Tribal College Baller Zachary Camel Jumps to Division I

Improbable Leap: Tribal College Baller Zachary Camel Jumps to Division I

Cary Rosenbaum

Zachary Camel isn’t known for a 40-inch vertical, but he did make one of the largest leaps any Native American basketball player has ever made. After two seasons at Salish Kootenai College, the 20-year-old Flathead tribal member successfully walked on to the University of Montana team this fall.

“You gotta be perfect,” his father and college coach Zack Camel Sr. told him prior to the tryout. Zachary was convincing enough to earn a roster spot under Travis DeCuire, who is coaching the No. 1 team in the Big Sky Conference (9-2, 14-8 overall).

The scenario wouldn’t be much different for another Indian kid, said Camel Jr., who believes his story turns around a perception that tribal colleges cannot lead to greater opportunities. “I definitely have seen that [perception] from Native kids,” Camel told ICTMN. “They don’t get a bunch of offers out of college, so they have to go play at a smaller school. But Indian schools are an advantage for us.”

Spectating, but still in the game...  (Courtesy)

His father, who has coached 10 National Championship teams, agrees. “It’s a big deal for us,” said Camel Sr., “because it shows a lot of these Indian kids there’s an opportunity: If you put in a lot of work and do the right stuff in school there’s a chance. It’s never happened before.” Camel Sr. says weightlifting and conditioning programs allow his players to compete for that opportunity.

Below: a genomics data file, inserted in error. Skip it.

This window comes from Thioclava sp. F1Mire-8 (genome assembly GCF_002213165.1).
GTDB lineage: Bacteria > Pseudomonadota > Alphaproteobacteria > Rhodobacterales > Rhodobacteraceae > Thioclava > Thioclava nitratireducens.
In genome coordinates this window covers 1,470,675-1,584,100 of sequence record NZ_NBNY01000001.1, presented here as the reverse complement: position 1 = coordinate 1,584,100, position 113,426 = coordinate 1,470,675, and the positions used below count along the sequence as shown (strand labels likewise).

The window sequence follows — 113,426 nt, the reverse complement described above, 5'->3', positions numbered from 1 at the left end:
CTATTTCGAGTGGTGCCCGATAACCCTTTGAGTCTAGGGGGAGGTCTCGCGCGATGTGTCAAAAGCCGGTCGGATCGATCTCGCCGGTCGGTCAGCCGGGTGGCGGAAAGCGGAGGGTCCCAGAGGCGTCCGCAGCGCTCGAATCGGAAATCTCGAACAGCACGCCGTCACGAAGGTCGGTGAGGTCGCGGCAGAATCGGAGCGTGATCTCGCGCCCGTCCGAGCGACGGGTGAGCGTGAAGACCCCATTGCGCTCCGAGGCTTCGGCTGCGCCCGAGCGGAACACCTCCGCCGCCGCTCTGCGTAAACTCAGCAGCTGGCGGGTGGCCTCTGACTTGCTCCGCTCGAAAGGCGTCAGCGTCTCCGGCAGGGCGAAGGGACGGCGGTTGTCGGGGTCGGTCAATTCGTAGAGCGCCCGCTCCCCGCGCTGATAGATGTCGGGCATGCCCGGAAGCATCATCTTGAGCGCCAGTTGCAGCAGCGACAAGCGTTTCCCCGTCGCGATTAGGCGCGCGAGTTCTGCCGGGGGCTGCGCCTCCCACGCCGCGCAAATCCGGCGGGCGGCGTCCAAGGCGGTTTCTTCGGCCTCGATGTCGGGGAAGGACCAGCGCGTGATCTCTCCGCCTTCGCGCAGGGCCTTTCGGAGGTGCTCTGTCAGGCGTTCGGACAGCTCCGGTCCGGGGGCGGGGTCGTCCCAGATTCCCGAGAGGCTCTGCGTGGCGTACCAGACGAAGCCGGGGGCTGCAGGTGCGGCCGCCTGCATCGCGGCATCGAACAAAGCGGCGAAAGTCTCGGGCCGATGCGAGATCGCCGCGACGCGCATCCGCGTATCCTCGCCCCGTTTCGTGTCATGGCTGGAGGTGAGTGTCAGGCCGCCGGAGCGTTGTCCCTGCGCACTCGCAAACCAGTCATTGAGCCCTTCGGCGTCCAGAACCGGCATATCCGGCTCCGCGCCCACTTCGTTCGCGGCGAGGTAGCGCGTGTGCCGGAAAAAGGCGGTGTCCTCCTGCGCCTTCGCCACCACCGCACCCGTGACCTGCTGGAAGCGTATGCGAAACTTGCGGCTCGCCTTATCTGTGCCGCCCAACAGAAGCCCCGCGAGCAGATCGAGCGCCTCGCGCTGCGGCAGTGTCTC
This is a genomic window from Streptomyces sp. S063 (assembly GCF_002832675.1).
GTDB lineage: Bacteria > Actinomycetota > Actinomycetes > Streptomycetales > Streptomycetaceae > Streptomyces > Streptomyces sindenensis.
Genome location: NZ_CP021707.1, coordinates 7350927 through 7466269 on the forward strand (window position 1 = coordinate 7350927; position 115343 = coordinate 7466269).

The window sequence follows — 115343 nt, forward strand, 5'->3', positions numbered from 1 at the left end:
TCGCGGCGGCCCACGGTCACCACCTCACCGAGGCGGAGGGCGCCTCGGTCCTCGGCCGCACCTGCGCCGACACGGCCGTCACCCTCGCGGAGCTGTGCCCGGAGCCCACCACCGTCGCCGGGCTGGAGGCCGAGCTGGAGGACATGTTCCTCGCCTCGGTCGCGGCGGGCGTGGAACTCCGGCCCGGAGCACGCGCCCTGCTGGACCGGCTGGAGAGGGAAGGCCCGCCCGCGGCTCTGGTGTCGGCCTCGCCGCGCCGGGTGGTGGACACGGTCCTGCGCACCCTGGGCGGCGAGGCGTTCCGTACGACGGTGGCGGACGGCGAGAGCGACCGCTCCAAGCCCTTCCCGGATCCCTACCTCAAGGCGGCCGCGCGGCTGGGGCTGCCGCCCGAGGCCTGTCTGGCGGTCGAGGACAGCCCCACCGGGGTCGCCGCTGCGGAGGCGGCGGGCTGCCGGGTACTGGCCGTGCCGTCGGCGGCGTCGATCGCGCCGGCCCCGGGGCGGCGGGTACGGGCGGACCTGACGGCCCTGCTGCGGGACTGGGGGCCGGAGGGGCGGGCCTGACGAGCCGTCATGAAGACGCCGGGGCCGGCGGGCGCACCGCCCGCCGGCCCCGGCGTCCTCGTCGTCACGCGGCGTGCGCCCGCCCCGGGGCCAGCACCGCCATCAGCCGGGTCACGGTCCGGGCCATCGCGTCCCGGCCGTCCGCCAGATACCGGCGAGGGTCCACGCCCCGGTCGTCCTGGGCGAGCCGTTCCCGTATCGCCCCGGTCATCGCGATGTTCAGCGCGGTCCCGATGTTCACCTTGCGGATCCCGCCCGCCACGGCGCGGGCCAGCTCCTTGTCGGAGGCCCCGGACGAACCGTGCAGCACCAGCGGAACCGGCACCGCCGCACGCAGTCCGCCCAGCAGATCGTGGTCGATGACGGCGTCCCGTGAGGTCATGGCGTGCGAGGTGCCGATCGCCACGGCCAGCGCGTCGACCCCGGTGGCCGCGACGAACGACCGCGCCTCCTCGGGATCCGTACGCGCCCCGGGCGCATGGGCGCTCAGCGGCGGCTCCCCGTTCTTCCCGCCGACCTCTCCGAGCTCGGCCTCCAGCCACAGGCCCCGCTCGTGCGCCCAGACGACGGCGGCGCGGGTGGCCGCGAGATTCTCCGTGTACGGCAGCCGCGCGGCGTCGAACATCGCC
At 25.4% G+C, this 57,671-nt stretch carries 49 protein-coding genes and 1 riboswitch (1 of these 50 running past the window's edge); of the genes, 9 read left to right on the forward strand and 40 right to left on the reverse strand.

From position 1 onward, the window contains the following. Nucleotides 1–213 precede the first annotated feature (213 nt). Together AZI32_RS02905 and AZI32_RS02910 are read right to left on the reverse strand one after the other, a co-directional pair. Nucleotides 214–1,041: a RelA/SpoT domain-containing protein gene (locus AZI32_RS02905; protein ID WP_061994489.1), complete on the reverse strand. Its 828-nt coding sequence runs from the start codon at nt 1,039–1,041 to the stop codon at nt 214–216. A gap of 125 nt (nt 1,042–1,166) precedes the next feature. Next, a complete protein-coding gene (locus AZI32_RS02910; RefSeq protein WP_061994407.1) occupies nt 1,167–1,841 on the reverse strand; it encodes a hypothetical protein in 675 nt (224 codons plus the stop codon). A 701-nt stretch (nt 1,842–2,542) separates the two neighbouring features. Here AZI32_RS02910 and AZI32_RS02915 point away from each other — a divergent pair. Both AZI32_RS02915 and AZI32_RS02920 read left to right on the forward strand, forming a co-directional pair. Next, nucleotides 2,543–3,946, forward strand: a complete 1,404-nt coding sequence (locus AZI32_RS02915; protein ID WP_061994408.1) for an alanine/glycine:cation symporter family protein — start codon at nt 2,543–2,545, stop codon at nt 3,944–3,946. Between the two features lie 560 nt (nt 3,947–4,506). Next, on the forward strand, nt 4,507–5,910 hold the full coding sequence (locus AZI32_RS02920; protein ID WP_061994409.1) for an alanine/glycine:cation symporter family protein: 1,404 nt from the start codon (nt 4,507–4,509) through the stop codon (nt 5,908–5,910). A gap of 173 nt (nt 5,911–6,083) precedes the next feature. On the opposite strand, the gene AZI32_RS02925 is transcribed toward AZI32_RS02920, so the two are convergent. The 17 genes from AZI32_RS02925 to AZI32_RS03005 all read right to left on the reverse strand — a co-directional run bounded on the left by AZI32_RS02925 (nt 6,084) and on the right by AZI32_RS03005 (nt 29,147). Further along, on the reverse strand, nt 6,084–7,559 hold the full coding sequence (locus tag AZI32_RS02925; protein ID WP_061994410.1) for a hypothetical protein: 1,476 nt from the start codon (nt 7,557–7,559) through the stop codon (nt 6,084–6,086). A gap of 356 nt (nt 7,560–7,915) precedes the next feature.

That work helped Zachary get ready, he said. The 6-footer was a force at guard on back-to-back AIHEC championship teams. The tournament serves as March Madness for tribal colleges. At Montana, Camel will vie for playing time at either guard position. “Shooting’s my thing, and good decision-making” Camel says of his strengths. But more lifting is ahead for the redshirt: One of my goals is to get a lot more strength for next season; get a better feel for Division I basketball.”

For those unfamiliar, redshirting is a term slotted for players to gain experience while unofficially maintaining a position on the team.

He entered a basketball program familiar with the Camel last name. Zachary’s uncle, J.R., had a storied career for the Grizzlies, holding the career steals record for more than a decade. “[My uncle] always taught me little things to better my game, ever since I was little,” Zachary said. J.R. serves as Salish Kootenai’s assistant coach. He played alongside his nephew in the largest 3-on-3 tournament in the world this summer, winning the 6-foot-and-under elite division.

J.R. Camel says he was excited and “damn-near overwhelmed,” to hear the news following his nephew’s successful tryout with Montana. “A Native American coming from our college, it helps our program and it helps the University of Montana.” Claiming die-hard Montana fans still recognize him at ballgames, J.R. Camel says he expects the next Camel player to wear No. 22 to receive the same treatment.

The Grizzlies look on track for an NCAA Tournament bid this season. Camel is traveling to most games and practicing full-time. He took advantage of his one shot, and hopes to one day show the University of Montana and other college programs to be optimistic about potential transfers from Indian colleges. The same goes for the athletes who will try to make the most of their one shot. “Just never give up and keep pushing,” Camel says. “That’s all I did.”

Follow ICTMN correspondent Cary Rosenbaum on Twitter: @caryrosenbaum

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